We have to go back

Masks+have+joined+pencils+and+notebooks+as+essential+school+supplies.

Tyler Blandin

Masks have joined pencils and notebooks as essential school supplies.

Under COVID-19, students have been out of school for months, and it is impacting their education and social lives. The Perry faculty has adapted well however, many teachers find it much easier to teach in person, and more hands-on classes are finding online learning restrictive. Last year’s seniors were robbed of prom and a proper graduation, this year’s students should not get the same treatment.

Students may also find the social aspect of school missing, as it is becoming almost impossible to meet new people in an online classroom. Student communication is important in class, and some students are reluctant to ask teachers for help, instead asking their classmates, now that can no longer happen. The collaborative environment of the classroom has vanished, replaced by a screen full of profile pictures and grey squares. Student connection is important, and many students find themselves more isolated than ever during online learning.

The lack of a social experience also includes students potentially missing several important events. Homecoming this year is cancelled or delayed, and students no longer even get to hear announcements in the morning. Lunch, the center of student life, is gone, and friends who only saw each other in school, no longer see each other everyday. School is so much more than simply a place to be educated, and to treat online as a proper substitute deprives students of the high school experience.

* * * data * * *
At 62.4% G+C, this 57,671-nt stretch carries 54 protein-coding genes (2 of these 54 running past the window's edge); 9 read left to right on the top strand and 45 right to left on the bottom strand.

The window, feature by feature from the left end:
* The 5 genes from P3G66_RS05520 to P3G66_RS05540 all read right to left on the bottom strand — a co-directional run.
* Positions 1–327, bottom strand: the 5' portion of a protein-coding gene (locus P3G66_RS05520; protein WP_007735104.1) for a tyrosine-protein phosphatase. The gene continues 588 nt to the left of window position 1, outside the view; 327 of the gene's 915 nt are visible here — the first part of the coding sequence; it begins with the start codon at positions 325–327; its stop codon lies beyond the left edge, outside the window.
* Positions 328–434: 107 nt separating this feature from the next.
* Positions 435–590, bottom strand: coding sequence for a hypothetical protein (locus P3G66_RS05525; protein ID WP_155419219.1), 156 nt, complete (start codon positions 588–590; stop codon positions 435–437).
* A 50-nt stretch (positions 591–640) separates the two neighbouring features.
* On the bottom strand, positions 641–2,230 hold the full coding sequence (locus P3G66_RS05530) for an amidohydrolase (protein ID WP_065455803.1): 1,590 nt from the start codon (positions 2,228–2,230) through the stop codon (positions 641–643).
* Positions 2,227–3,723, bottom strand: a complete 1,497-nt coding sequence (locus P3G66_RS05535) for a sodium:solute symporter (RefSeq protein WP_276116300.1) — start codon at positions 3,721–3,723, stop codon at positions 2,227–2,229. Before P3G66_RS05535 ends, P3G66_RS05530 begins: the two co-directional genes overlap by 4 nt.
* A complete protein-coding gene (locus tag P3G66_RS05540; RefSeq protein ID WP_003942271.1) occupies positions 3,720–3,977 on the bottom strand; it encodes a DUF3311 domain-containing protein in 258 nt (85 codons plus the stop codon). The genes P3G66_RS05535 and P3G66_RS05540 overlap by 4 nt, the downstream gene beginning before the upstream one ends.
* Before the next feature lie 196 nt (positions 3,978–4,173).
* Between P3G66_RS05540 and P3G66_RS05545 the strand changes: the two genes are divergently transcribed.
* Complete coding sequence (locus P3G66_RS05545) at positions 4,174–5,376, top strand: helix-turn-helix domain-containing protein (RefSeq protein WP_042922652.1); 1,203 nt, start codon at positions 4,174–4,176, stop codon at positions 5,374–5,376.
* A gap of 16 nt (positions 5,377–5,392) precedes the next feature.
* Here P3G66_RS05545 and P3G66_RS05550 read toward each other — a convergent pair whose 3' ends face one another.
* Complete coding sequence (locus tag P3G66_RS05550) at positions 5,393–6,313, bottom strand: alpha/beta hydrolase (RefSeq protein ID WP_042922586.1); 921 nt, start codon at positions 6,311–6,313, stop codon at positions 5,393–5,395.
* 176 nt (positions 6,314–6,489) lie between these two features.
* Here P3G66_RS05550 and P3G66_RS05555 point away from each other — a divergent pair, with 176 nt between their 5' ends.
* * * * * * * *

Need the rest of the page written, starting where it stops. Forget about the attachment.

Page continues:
Sciences seem especially hard-hit, as in-person labs are an important part of the class, and with students out of school it is simply not possible. Watching a video of an experiment is not the same, and destroys the lab experience. It is not just electives that are suffering, core classes are being forced to lower quality in order to be put online.

There are so many hands-on classes at Perry that cannot be properly experienced at home: sculpture, culinary, band, orchestra and physical education come to mind. Students taking film and photography classes now no longer have a studio, and lack licenses to Photoshop and Illustrator. Dancers have to practice over meets, which means delayed sound, or trying to find a space in their homes to video themselves.

Perry High School means more to its students and teachers than just education, and under lockdown, that experience is suffering. Going back to school will be a challenge, but online is just not cutting it for many programs and courses, students need to go back this fall.